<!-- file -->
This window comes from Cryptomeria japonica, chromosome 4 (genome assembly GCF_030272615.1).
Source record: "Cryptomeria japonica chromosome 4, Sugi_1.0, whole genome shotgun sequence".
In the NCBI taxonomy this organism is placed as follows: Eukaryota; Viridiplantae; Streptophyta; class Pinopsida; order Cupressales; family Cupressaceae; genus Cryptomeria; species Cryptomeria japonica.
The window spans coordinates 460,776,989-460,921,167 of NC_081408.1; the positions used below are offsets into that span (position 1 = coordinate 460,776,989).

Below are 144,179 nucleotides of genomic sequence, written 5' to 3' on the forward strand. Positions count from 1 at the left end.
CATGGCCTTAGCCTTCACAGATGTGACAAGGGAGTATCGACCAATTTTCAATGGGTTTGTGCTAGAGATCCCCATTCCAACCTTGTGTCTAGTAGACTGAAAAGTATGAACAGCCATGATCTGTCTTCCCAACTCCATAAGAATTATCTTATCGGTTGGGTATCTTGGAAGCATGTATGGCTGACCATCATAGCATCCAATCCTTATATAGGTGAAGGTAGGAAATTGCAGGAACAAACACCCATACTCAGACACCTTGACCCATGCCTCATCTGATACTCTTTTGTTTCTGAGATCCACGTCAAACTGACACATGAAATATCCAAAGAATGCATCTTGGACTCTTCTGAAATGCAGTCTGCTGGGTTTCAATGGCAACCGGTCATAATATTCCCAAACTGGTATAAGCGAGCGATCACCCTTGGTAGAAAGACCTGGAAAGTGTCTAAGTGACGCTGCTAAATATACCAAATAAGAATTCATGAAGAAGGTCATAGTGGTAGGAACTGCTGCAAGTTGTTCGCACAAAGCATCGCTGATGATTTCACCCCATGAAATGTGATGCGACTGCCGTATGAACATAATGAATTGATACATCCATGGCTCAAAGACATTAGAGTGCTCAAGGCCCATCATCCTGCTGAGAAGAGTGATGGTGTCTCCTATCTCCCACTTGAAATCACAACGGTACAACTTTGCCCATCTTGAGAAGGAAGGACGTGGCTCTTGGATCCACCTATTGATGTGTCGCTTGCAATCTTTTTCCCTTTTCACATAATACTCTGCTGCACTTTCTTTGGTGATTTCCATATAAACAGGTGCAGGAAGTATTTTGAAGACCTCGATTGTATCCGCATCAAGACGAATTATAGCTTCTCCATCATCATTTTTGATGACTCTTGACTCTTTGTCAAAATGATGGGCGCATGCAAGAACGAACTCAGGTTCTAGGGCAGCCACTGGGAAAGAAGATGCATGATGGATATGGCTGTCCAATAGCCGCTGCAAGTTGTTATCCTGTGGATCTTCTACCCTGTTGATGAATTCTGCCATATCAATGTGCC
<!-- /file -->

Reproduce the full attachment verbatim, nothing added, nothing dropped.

This window comes from Cryptomeria japonica, chromosome 4 (genome assembly GCF_030272615.1).
Source record: "Cryptomeria japonica chromosome 4, Sugi_1.0, whole genome shotgun sequence".
In the NCBI taxonomy this organism is placed as follows: Eukaryota; Viridiplantae; Streptophyta; class Pinopsida; order Cupressales; family Cupressaceae; genus Cryptomeria; species Cryptomeria japonica.
The window spans coordinates 460,776,989-460,921,167 of NC_081408.1; the positions used below are offsets into that span (position 1 = coordinate 460,776,989).

Below are 144,179 nucleotides of genomic sequence, written 5' to 3' on the forward strand. Positions count from 1 at the left end.
CATGGCCTTAGCCTTCACAGATGTGACAAGGGAGTATCGACCAATTTTCAATGGGTTTGTGCTAGAGATCCCCATTCCAACCTTGTGTCTAGTAGACTGAAAAGTATGAACAGCCATGATCTGTCTTCCCAACTCCATAAGAATTATCTTATCGGTTGGGTATCTTGGAAGCATGTATGGCTGACCATCATAGCATCCAATCCTTATATAGGTGAAGGTAGGAAATTGCAGGAACAAACACCCATACTCAGACACCTTGACCCATGCCTCATCTGATACTCTTTTGTTTCTGAGATCCACGTCAAACTGACACATGAAATATCCAAAGAATGCATCTTGGACTCTTCTGAAATGCAGTCTGCTGGGTTTCAATGGCAACCGGTCATAATATTCCCAAACTGGTATAAGCGAGCGATCACCCTTGGTAGAAAGACCTGGAAAGTGTCTAAGTGACGCTGCTAAATATACCAAATAAGAATTCATGAAGAAGGTCATAGTGGTAGGAACTGCTGCAAGTTGTTCGCACAAAGCATCGCTGATGATTTCACCCCATGAAATGTGATGCGACTGCCGTATGAACATAATGAATTGATACATCCATGGCTCAAAGACATTAGAGTGCTCAAGGCCCATCATCCTGCTGAGAAGAGTGATGGTGTCTCCTATCTCCCACTTGAAATCACAACGGTACAACTTTGCCCATCTTGAGAAGGAAGGACGTGGCTCTTGGATCCACCTATTGATGTGTCGCTTGCAATCTTTTTCCCTTTTCACATAATACTCTGCTGCACTTTCTTTGGTGATTTCCATATAAACAGGTGCAGGAAGTATTTTGAAGACCTCGATTGTATCCGCATCAAGACGAATTATAGCTTCTCCATCATCATTTTTGATGACTCTTGACTCTTTGTCAAAATGATGGGCGCATGCAAGAACGAACTCAGGTTCTAGGGCAGCCACTGGGAAAGAAGATGCATGATGGATATGGCTGTCCAATAGCCGCTGCAAGTTGTTATCCTGTGGATCTTCTACCCTGTTGATGAATTCTGCCATATCAATGTGCC